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, 45 (7), 834-837

Mini-Review: Toxic Tendinopathy


Mini-Review: Toxic Tendinopathy

Brad Bolon. Toxicol Pathol.


Toxic tendinopathy is a rare but reproducible complication in humans, given agents of four drug classes: aromatase inhibitors, fluoroquinolone antibiotics, glucocorticoids (long-term regimens), and statins. Toxic tendinopathy in humans has been linked less consistently to treatment with anabolic steroids, antiretroviral agents (mainly protease inhibitors), metalloproteinase inhibitors (MMPI), and isotretinoin. Classic drug-induced tendinopathies appear as "tendinosis" (i.e., progressive tendon degeneration without inflammation), although cases associated with aromatase inhibitors exhibit mainly tenosynovitis. Any tendon may be affected, but fluoroquinolones, glucocorticoids, and statins most frequently affect large load-bearing tendons in the lower limb, especially the calcaneal ("Achilles") tendon-which ruptures in approximately 30 to 40% of cases. The time to symptom onset ranges from days (fluoroquinolones) to weeks, months, or even years. The pathogenesis is incompletely understood, but proposed mechanisms include apoptosis of tenoblasts and tenocytes, deficient tenocyte function (leading to abnormal extracellular matrix maintenance and repair as well as disrupted intercellular signaling), and structural disintegration (via a combination of increased expression of lytic enzymes, lessened cholesterol content in cell membranes, and neoangiogenesis within highly ordered tendon tissue). Nonclinical safety assessment of therapeutic candidates in these drug classes should incorporate tendon routinely as a protocol-specified tissue for pathology evaluation.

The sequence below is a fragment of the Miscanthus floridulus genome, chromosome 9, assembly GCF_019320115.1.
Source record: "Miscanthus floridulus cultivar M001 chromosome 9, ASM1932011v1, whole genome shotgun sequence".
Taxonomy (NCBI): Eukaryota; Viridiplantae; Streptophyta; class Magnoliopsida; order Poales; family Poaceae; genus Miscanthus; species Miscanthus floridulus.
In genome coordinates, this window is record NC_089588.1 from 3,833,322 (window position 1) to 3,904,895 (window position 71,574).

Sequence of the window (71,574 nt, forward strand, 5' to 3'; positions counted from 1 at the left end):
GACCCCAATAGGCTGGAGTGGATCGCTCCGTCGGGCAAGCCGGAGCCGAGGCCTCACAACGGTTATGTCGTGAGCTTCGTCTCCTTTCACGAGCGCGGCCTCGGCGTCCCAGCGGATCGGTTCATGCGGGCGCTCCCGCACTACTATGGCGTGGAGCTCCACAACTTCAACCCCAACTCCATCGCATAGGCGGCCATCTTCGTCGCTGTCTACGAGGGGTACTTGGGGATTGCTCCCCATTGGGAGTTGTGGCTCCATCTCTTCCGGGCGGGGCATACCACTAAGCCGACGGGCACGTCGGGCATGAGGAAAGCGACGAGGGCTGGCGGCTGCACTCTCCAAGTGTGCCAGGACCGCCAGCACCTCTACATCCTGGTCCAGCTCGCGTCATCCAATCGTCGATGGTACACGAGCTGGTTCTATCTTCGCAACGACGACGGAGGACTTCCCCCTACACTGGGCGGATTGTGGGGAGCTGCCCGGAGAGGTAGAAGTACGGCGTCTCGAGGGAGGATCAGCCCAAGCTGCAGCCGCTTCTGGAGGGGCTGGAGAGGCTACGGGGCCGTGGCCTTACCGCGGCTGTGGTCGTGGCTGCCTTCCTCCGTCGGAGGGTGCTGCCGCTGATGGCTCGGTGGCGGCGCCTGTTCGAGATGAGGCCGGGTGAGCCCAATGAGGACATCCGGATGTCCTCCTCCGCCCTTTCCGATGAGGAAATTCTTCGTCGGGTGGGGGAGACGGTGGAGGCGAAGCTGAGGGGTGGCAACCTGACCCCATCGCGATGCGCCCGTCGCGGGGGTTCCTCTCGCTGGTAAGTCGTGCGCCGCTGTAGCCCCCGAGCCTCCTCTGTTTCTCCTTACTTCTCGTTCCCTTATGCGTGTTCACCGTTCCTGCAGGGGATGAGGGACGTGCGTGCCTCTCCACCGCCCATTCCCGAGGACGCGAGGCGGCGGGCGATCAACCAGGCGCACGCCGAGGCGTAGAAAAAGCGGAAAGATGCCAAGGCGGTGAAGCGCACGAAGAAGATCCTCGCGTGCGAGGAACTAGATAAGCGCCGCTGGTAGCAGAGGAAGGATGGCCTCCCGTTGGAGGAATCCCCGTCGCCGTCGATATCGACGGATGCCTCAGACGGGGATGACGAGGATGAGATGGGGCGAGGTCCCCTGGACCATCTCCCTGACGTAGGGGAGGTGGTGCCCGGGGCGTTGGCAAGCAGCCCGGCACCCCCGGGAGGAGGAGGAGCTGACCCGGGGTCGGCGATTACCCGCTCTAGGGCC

Keywords: review; tendinopathy; tendinosis; tendon; toxic tendinopathy; toxicity.

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